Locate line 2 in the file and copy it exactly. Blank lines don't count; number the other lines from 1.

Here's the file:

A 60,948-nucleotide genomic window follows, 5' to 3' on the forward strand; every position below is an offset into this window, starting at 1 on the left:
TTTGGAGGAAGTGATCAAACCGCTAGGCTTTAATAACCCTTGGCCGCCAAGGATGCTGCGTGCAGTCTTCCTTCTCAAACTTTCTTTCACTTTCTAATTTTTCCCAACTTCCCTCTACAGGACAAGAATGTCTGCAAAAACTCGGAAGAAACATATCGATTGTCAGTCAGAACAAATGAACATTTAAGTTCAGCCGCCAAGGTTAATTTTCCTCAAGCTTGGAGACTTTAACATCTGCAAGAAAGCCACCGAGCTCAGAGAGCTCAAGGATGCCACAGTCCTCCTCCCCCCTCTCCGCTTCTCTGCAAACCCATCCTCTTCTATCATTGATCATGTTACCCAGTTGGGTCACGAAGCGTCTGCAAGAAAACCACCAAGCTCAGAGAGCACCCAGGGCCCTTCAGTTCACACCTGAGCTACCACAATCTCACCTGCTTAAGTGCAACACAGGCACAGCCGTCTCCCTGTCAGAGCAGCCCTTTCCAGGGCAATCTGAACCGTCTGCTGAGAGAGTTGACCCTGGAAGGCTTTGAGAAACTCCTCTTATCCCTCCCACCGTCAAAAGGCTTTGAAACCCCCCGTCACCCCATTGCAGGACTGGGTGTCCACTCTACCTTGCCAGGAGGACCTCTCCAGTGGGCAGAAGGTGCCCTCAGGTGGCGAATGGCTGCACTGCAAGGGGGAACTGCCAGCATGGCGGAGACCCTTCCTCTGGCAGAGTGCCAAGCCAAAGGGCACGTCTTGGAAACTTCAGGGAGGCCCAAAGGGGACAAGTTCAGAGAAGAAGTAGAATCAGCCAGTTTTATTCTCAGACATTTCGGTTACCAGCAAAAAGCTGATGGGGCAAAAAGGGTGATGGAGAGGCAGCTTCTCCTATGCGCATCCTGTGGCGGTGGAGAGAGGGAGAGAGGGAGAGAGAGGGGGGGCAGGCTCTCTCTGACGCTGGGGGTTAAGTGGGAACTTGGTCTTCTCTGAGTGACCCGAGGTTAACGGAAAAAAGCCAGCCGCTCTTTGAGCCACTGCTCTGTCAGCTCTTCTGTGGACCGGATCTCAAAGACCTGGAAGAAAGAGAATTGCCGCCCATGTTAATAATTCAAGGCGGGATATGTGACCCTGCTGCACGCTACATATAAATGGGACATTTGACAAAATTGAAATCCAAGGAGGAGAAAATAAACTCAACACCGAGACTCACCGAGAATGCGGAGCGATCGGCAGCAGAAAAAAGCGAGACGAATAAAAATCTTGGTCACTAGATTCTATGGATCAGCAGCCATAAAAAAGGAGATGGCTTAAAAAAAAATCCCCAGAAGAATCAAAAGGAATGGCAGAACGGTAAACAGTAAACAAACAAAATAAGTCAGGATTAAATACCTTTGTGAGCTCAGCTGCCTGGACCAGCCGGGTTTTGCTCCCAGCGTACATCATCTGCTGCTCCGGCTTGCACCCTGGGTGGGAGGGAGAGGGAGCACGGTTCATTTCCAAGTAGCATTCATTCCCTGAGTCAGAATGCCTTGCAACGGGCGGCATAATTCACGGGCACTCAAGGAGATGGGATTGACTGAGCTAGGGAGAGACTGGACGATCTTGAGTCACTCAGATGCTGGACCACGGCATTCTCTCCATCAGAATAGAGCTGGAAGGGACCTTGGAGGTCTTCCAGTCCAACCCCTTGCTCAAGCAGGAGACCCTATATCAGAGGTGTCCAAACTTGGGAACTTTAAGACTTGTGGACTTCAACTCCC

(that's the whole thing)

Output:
TTTGGAGGAAGTGATCAAACCGCTAGGCTTTAATAACCCTTGGCCGCCAAGGATGCTGCGTGCAGTCTTCCTTCTCAAACTTTCTTTCACTTTCTAATTTTTCCCAACTTCCCTCTACAGGACAAGAATGTCTGCAAAAACTCGGAAGAAACATATCGATTGTCAGTCAGAACAAATGAACATTTAAGTTCAGCCGCCAAGGTTAATTTTCCTCAAGCTTGGAGACTTTAACATCTGCAAGAAAGCCACCGAGCTCAGAGAGCTCAAGGATGCCACAGTCCTCCTCCCCCCTCTCCGCTTCTCTGCAAACCCATCCTCTTCTATCATTGATCATGTTACCCAGTTGGGTCACGAAGCGTCTGCAAGAAAACCACCAAGCTCAGAGAGCACCCAGGGCCCTTCAGTTCACACCTGAGCTACCACAATCTCACCTGCTTAAGTGCAACACAGGCACAGCCGTCTCCCTGTCAGAGCAGCCCTTTCCAGGGCAATCTGAACCGTCTGCTGAGAGAGTTGACCCTGGAAGGCTTTGAGAAACTCCTCTTATCCCTCCCACCGTCAAAAGGCTTTGAAACCCCCCGTCACCCCATTGCAGGACTGGGTGTCCACTCTACCTTGCCAGGAGGACCTCTCCAGTGGGCAGAAGGTGCCCTCAGGTGGCGAATGGCTGCACTGCAAGGGGGAACTGCCAGCATGGCGGAGACCCTTCCTCTGGCAGAGTGCCAAGCCAAAGGGCACGTCTTGGAAACTTCAGGGAGGCCCAAAGGGGACAAGTTCAGAGAAGAAGTAGAATCAGCCAGTTTTATTCTCAGACATTTCGGTTACCAGCAAAAAGCTGATGGGGCAAAAAGGGTGATGGAGAGGCAGCTTCTCCTATGCGCATCCTGTGGCGGTGGAGAGAGGGAGAGAGGGAGAGAGAGGGGGGGCAGGCTCTCTCTGACGCTGGGGGTTAAGTGGGAACTTGGTCTTCTCTGAGTGACCCGAGGTTAACGGAAAAAAGCCAGCCGCTCTTTGAGCCACTGCTCTGTCAGCTCTTCTGTGGACCGGATCTCAAAGACCTGGAAGAAAGAGAATTGCCGCCCATGTTAATAATTCAAGGCGGGATATGTGACCCTGCTGCACGCTACATATAAATGGGACATTTGACAAAATTGAAATCCAAGGAGGAGAAAATAAACTCAACACCGAGACTCACCGAGAATGCGGAGCGATCGGCAGCAGAAAAAAGCGAGACGAATAAAAATCTTGGTCACTAGATTCTATGGATCAGCAGCCATAAAAAAGGAGATGGCTTAAAAAAAAATCCCCAGAAGAATCAAAAGGAATGGCAGAACGGTAAACAGTAAACAAACAAAATAAGTCAGGATTAAATACCTTTGTGAGCTCAGCTGCCTGGACCAGCCGGGTTTTGCTCCCAGCGTACATCATCTGCTGCTCCGGCTTGCACCCTGGGTGGGAGGGAGAGGGAGCACGGTTCATTTCCAAGTAGCATTCATTCCCTGAGTCAGAATGCCTTGCAACGGGCGGCATAATTCACGGGCACTCAAGGAGATGGGATTGACTGAGCTAGGGAGAGACTGGACGATCTTGAGTCACTCAGATGCTGGACCACGGCATTCTCTCCATCAGAATAGAGCTGGAAGGGACCTTGGAGGTCTTCCAGTCCAACCCCTTGCTCAAGCAGGAGACCCTATATCAGAGGTGTCCAAACTTGGGAACTTTAAGACTTGTGGACTTCAACTCCC